Summary: What counts in your life?
Story: An atheist was sitting under a tree one day smugly thinking:
"God, I know you don’t exist but if you do exist you must be really stupid.
Look at this huge oak tree. It’s got a little acorn on it. And look at this huge marrow carried by such a puny marrow plant.
Now, if I had been you, I’d have created the oak tree to carry the marrow and the marrow plant to carry the acorn.
While he was reflecting on his wisdom, suddenly an acorn fell and hit him on the head.
“Thank God that wasn’t a marrow!” he exclaimed.
Our thoughts are not God’s thoughts, something that the Apostle Paul recognises in this morning’s reading.
He tells them that formerly, before they were Christians, they put their confidence in what they achieved. Now in Christ that has to change. Those who worship by the Spirit, who glory in Christ Jesus do not put their confidence in the flesh (Phil 3:3).
1. The fundemental question he is asking is “What counts in your life?”
For the Christian, Paul says: It is not your past that counts but your future.
Put in other words, it is not what you have done, but what God has done and will do for you that counts. God has reconciled us to himself through Christ
How often do we define people by what they door what they have achieved. He’s the local vet, the local GP, the vice principal – or even the vicar!
Not so in God’s kingdom, says Paul. What you are in the world does not count in God’s kingdom.
2. Look at Paul’s attitude on this matter
We read in Phil. 3:5-6 that Paul was a top notch Jewish leader before he became a Christian. He had tremendous credentials:
Circumcised on the 8th day,
Of the people of Israel,
What’s more of the tribe of Benjamin,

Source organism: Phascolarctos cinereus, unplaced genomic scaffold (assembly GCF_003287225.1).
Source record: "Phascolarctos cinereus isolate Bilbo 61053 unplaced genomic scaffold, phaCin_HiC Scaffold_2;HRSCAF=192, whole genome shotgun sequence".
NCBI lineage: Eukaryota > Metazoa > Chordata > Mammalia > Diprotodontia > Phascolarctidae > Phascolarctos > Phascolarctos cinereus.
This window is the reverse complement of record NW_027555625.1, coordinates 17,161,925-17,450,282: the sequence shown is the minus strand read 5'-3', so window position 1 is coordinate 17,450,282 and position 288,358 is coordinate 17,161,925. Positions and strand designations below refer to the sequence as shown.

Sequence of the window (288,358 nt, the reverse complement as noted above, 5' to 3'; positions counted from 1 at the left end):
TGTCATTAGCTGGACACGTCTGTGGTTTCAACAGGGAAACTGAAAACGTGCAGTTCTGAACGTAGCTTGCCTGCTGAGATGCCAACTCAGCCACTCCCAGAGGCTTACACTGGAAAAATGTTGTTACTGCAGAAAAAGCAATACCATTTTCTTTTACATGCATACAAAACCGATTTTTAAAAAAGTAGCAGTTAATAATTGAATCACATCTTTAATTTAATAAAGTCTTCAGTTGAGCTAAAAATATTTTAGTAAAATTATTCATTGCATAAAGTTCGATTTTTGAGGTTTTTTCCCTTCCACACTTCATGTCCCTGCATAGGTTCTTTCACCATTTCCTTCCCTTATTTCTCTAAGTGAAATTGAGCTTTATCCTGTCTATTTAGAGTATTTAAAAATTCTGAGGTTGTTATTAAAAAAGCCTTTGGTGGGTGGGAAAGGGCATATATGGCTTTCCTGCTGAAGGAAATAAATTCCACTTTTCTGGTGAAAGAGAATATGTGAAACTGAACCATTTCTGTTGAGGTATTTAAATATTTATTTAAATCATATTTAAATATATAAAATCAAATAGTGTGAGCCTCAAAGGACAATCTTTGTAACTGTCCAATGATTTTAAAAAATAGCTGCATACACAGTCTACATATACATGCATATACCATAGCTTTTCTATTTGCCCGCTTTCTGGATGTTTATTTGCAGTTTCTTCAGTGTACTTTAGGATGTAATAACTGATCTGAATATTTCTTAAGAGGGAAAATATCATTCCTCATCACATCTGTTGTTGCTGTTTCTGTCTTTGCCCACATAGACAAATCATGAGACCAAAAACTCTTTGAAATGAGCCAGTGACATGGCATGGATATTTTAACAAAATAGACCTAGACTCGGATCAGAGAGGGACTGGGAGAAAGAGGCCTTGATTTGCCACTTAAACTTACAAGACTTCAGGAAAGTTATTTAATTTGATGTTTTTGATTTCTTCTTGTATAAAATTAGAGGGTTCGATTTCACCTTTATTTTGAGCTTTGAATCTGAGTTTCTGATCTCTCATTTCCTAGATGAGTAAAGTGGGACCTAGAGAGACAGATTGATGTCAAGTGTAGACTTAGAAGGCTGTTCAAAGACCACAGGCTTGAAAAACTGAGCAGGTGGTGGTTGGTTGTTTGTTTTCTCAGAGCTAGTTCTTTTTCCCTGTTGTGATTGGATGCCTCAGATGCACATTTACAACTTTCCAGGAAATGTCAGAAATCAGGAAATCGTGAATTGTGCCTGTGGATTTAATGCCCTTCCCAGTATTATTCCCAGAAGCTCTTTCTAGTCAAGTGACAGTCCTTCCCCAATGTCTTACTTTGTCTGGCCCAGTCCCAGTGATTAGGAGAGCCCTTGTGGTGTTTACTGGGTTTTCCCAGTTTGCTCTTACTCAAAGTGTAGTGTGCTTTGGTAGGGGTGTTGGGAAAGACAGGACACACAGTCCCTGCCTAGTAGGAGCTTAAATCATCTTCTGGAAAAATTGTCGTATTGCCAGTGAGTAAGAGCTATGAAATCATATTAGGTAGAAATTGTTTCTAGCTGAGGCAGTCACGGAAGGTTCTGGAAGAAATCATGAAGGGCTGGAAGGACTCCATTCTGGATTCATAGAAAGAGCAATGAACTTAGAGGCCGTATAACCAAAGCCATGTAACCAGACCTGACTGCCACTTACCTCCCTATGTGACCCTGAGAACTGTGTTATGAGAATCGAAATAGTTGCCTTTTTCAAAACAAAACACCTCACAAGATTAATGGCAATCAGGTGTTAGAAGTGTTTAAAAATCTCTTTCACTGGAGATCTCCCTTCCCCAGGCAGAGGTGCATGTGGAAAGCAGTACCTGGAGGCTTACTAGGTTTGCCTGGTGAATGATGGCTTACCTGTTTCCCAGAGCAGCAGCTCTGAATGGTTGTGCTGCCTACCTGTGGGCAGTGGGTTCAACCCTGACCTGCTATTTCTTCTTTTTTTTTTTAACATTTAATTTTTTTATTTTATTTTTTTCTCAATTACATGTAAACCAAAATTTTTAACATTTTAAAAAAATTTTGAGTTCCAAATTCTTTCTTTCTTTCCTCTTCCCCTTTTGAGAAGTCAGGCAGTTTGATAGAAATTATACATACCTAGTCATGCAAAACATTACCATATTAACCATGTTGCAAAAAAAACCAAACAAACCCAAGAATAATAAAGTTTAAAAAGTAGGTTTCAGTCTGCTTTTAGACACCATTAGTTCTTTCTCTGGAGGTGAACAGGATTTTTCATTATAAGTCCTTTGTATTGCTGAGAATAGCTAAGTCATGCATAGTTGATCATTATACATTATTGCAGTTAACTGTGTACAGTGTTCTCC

A Hebrew of Hebrews.
In regard to the law a Pharisee,
As to zeal persecuting the church
As to legalistic righteousness, faultless
Paul had something to be proud about, in the worldly sense. He was a success.
Yet in Phil. 3:8 he says:
What is more, I consider everything a loss compared to the surpassing greatness of knowing Christ Jesus my Lord, for whose sake I have lost all things. I consider them rubbish that I may gain Christ.
In fact, Paul calls all his whole success DUNG. That is the strength of the word translated in the NIV as rubbish. For Paul, knowing Christ his Lord was what counted (Phil. 3:10).
Instead of looking to the past, Paul tells the Christians to look to the future.
3. Paul encourages them to follow his example.
In Philippians 3:17 he says:
Join with others in following my example, brothers and take note of those who live according to the pattern we gave you.
What was Paul’s example?
He puts it very well earlier in the Letter to the Philippians
For me to live is Christ to die is gain…(Phil: 1:21) and
I desire to depart and be with Christ which is far better (Phil. 1:23).
The apostle Paul suffered greatly for Christ – we read of his hardships in 2 Cor 6:3-10 if you want to look it up later.
But it isn’t just Paul and the early church leaders who led sacrificial lives.
Story: Maximilian Kolbe
One man I admire greatly is Maximilian Kolbe (1894-1941)
Maximilian Kolbe was a Catholic priest, who was put in a concentration camp for his faith. On May 28, 1941, he was transferred to the concentration camp at Auschwitz. During his time there, he would share his meagre rations of food with those around him who were hungry.
Kolbe would plead with the prisoners to forgive their persecutors and overcome evil with good.
A Protestant Doctor who treated the patients in Kolbe’s block said that Kolbe would not let himself be treated before any other prisoners in that block. He sacrificed himself for the other prisoners. The doctor said:
"From my observations, the virtues in the Servant of God were no momentary impulse such as are often found in men, they sprang from a habitual practice, deeply woven into his personality
One day a man in Kolbe’s block escaped. All of the men from that block were brought out into the hot sun and made to stand there all day with no food or drink.
At the end of the day, the man that had escaped was not found and so Fritsch, the Nazi commandant told the prisoners that ten men would be selected to die in the starvation cell in place of the one that had escaped.
One man, Francis Gajowniczek, a polish sergeant was one of those selected. He begged to be spared because he was worried that his family would not be able to survive without him.